The diagram provided shows an
outline of a phloem vessel. How are companion cells adapted for
their role of actively transporting substances in and out of the sieve tube
members? (A) They contain many mitochondria
that provide energy via photosynthesis. (B) They contain many mitochondria
that provide energy via cellular respiration. (C) They contain a large vacuole to
keep them turgid and more stable. Or (D) they contain many nuclei
that provide energy via photosynthesis.
Before we answer this question,
let’s remove the answer choices so we have more room to work with.
Just like humans have blood vessels
to transport substances around the body in the blood, some plants have vessels for
transporting substances too. They are called xylem and phloem
vessels. You may recall that plants carry
out photosynthesis, a chemical reaction in which light energy is used to convert
carbon dioxide and water into glucose and oxygen. The water required for
photosynthesis is absorbed in the roots and then transported up the plant in the
xylem vessels. The glucose produced by
photosynthesis is primarily converted into sucrose and transported around the plant
in the phloem vessels.
The question asks us about the
phloem, so let’s discuss the structures of the phloem in more detail. The main transport vessel of the
phloem is the sieve tube, which is made of sieve tube elements stacked end on
end. Sieve tube elements are living
cells whose nuclei and organelles have broken down to leave a hollow space
inside. This space allows dissolved
substances, such as sucrose, to easily flow through the sieve tube.
The end walls of the sieve tube
elements are partially broken down to form what are known as sieve plates. The sieve plates contain pores
through which dissolved sucrose can pass, allowing it to travel easily from one
sieve tube element to the next.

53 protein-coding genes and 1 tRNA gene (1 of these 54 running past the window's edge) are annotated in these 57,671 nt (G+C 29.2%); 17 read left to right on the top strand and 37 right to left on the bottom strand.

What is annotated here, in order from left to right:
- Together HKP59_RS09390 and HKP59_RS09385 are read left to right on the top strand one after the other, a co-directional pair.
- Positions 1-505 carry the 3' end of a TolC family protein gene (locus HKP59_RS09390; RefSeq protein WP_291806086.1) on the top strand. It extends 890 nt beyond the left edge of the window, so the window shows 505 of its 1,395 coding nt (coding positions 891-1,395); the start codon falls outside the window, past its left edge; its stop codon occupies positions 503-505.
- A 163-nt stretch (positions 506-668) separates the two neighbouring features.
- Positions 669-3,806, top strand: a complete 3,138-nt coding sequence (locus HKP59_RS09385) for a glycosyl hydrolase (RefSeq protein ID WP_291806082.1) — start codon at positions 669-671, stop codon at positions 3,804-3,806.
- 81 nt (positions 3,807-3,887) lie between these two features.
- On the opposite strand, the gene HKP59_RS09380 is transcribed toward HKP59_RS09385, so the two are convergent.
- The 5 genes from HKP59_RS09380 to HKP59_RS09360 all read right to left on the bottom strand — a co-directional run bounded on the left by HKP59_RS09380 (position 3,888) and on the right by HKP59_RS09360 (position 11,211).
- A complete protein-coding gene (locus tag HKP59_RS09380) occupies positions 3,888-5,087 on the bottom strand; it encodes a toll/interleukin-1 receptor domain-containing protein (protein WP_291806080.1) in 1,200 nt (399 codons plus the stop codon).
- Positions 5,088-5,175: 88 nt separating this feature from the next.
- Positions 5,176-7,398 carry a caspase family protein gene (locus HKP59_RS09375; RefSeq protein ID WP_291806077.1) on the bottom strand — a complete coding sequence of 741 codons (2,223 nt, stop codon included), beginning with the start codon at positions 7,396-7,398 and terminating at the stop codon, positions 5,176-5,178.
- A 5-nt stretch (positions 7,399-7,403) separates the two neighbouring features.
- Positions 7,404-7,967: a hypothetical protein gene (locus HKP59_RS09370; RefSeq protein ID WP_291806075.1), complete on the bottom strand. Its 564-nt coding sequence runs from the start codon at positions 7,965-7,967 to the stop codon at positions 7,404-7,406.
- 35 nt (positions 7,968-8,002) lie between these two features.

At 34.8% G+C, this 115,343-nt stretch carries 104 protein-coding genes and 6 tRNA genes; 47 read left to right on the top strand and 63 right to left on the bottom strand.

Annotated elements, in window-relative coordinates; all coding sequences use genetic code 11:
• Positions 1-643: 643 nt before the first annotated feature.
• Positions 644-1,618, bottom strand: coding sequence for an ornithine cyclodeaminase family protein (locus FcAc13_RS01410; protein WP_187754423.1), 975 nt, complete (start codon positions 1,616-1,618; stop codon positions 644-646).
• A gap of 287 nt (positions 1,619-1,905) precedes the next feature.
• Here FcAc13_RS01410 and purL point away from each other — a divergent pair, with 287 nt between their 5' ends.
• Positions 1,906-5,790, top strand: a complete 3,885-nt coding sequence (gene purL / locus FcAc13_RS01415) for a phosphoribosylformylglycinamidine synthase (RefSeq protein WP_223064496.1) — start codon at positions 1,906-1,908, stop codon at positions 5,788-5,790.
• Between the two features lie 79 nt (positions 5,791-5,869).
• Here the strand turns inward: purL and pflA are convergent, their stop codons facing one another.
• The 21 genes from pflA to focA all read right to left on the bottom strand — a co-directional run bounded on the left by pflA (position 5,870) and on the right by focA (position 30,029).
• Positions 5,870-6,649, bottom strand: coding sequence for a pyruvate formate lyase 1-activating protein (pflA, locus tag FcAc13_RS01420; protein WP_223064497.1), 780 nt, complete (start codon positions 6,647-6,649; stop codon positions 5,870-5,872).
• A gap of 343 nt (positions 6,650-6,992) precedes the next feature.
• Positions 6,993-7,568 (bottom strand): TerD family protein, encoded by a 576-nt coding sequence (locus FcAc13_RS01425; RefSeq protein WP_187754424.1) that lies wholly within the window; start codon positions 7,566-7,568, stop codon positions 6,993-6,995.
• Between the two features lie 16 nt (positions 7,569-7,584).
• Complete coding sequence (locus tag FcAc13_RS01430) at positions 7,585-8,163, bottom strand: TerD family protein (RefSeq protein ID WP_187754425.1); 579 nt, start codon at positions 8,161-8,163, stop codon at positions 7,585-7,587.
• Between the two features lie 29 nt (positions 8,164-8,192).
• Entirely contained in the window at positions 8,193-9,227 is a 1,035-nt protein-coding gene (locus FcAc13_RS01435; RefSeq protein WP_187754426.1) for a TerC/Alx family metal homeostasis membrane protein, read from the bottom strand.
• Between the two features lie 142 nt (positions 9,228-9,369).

Closely associated with each sieve
tube element is a specialized cell known as a companion cell. The companion cells are connected
to the sieve tube elements via narrow channels called plasmodesmata, through which
sugar molecules can be transported into and out of the sieve tube.
Now we have a clear picture of the
structure of the phloem, let’s discuss how substances are moved throughout the plant
via the phloem.
Let’s assume that it is dark and
the leaves of the plant require sugar which is stored in the roots of the plant. First, complex sugars which are
stored in the roots are converted into sucrose. The sucrose then diffuses into
cells surrounding the phloem. Next, the sucrose is actively
transported into the companion cells. From there, it can diffuse into the
sieve tube elements via the plasmodesmata.
The low water potential generated
in the sieve tube elements causes water to move into the phloem by osmosis. This generates a high turgor
pressure, which transports sucrose up or down the sieve tube by a process called
mass flow. And the sugars will eventually end
up in the leaves where they are needed. Note that sucrose has to be
actively transported from the cells where the sugar is stored and diffuses to into
the companion cells.
You may remember that active
transport requires energy and probably can imagine that the transport of sugars into
the companion cells needs a lot of energy. Among other adaptations, companion
cells therefore contain many mitochondria. This allows them to carry out
cellular respiration at a high rate and, hence, release lots of energy.
If we return now to our answer
choices, we’ll be able to find the correct one. We have learned that companion
cells contain many mitochondria, which provide the energy to actively transport
substances in and out of the sieve tube members. So (A) and (B) could be our correct
If we study these answer choices in
more detail, we can see that answer option (A) claims that mitochondria provide
energy via photosynthesis. This is incorrect, as
photosynthesis is the process in which light energy is captured and stored in
glucose molecules. Furthermore, photosynthesis happens
in chloroplasts, not mitochondria. Mitochondria, otherwise known as
the powerhouse of the cell, are the cell organelles which provide energy via
Therefore, the correct answer is
given by answer option (B). They contain many mitochondria that
provide energy via cellular respiration.